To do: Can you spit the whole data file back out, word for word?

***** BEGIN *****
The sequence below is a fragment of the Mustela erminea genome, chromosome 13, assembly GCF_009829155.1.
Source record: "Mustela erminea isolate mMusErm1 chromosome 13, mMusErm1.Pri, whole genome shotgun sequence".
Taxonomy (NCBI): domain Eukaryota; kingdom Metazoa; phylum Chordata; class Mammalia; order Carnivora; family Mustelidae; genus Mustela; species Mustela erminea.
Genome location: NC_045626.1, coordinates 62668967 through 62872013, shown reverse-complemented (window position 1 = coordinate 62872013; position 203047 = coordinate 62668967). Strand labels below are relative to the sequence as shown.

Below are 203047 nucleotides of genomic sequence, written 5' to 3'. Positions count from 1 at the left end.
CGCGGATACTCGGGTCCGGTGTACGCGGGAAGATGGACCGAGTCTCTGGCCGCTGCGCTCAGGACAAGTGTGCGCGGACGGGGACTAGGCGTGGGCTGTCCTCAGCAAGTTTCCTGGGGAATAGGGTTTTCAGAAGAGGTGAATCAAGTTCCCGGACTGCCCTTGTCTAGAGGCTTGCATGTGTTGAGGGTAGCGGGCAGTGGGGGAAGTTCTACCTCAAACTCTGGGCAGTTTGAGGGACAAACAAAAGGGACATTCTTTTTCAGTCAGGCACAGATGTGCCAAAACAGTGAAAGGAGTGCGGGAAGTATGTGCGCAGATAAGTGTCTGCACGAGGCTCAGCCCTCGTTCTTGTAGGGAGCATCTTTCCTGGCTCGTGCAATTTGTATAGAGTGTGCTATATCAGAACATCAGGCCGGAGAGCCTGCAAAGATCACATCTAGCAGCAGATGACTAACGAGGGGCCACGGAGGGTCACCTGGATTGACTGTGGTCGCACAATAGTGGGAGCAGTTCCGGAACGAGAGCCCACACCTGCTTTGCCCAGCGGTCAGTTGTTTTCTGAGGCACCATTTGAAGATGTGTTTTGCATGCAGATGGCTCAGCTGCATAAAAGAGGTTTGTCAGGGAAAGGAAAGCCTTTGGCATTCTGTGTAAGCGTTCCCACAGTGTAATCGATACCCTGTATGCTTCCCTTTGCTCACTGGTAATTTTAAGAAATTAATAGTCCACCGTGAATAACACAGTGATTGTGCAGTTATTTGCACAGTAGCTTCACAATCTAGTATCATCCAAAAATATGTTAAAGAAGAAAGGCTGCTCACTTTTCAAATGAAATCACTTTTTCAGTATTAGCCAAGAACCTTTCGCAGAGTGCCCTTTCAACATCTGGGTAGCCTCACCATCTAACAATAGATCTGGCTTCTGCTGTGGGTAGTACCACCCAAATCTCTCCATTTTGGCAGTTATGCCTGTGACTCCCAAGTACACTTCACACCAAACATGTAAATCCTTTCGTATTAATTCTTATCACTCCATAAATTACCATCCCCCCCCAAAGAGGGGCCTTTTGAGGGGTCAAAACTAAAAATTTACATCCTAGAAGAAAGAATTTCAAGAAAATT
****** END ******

The sequence below is a fragment of the Mustela erminea genome, chromosome 13, assembly GCF_009829155.1.
Source record: "Mustela erminea isolate mMusErm1 chromosome 13, mMusErm1.Pri, whole genome shotgun sequence".
Taxonomy (NCBI): domain Eukaryota; kingdom Metazoa; phylum Chordata; class Mammalia; order Carnivora; family Mustelidae; genus Mustela; species Mustela erminea.
Genome location: NC_045626.1, coordinates 62668967 through 62872013, shown reverse-complemented (window position 1 = coordinate 62872013; position 203047 = coordinate 62668967). Strand labels below are relative to the sequence as shown.

Below are 203047 nucleotides of genomic sequence, written 5' to 3'. Positions count from 1 at the left end.
CGCGGATACTCGGGTCCGGTGTACGCGGGAAGATGGACCGAGTCTCTGGCCGCTGCGCTCAGGACAAGTGTGCGCGGACGGGGACTAGGCGTGGGCTGTCCTCAGCAAGTTTCCTGGGGAATAGGGTTTTCAGAAGAGGTGAATCAAGTTCCCGGACTGCCCTTGTCTAGAGGCTTGCATGTGTTGAGGGTAGCGGGCAGTGGGGGAAGTTCTACCTCAAACTCTGGGCAGTTTGAGGGACAAACAAAAGGGACATTCTTTTTCAGTCAGGCACAGATGTGCCAAAACAGTGAAAGGAGTGCGGGAAGTATGTGCGCAGATAAGTGTCTGCACGAGGCTCAGCCCTCGTTCTTGTAGGGAGCATCTTTCCTGGCTCGTGCAATTTGTATAGAGTGTGCTATATCAGAACATCAGGCCGGAGAGCCTGCAAAGATCACATCTAGCAGCAGATGACTAACGAGGGGCCACGGAGGGTCACCTGGATTGACTGTGGTCGCACAATAGTGGGAGCAGTTCCGGAACGAGAGCCCACACCTGCTTTGCCCAGCGGTCAGTTGTTTTCTGAGGCACCATTTGAAGATGTGTTTTGCATGCAGATGGCTCAGCTGCATAAAAGAGGTTTGTCAGGGAAAGGAAAGCCTTTGGCATTCTGTGTAAGCGTTCCCACAGTGTAATCGATACCCTGTATGCTTCCCTTTGCTCACTGGTAATTTTAAGAAATTAATAGTCCACCGTGAATAACACAGTGATTGTGCAGTTATTTGCACAGTAGCTTCACAATCTAGTATCATCCAAAAATATGTTAAAGAAGAAAGGCTGCTCACTTTTCAAATGAAATCACTTTTTCAGTATTAGCCAAGAACCTTTCGCAGAGTGCCCTTTCAACATCTGGGTAGCCTCACCATCTAACAATAGATCTGGCTTCTGCTGTGGGTAGTACCACCCAAATCTCTCCATTTTGGCAGTTATGCCTGTGACTCCCAAGTACACTTCACACCAAACATGTAAATCCTTTCGTATTAATTCTTATCACTCCATAAATTACCATCCCCCCCCAAAGAGGGGCCTTTTGAGGGGTCAAAACTAAAAATTTACATCCTAGAAGAAAGAATTTCAAGAAAATT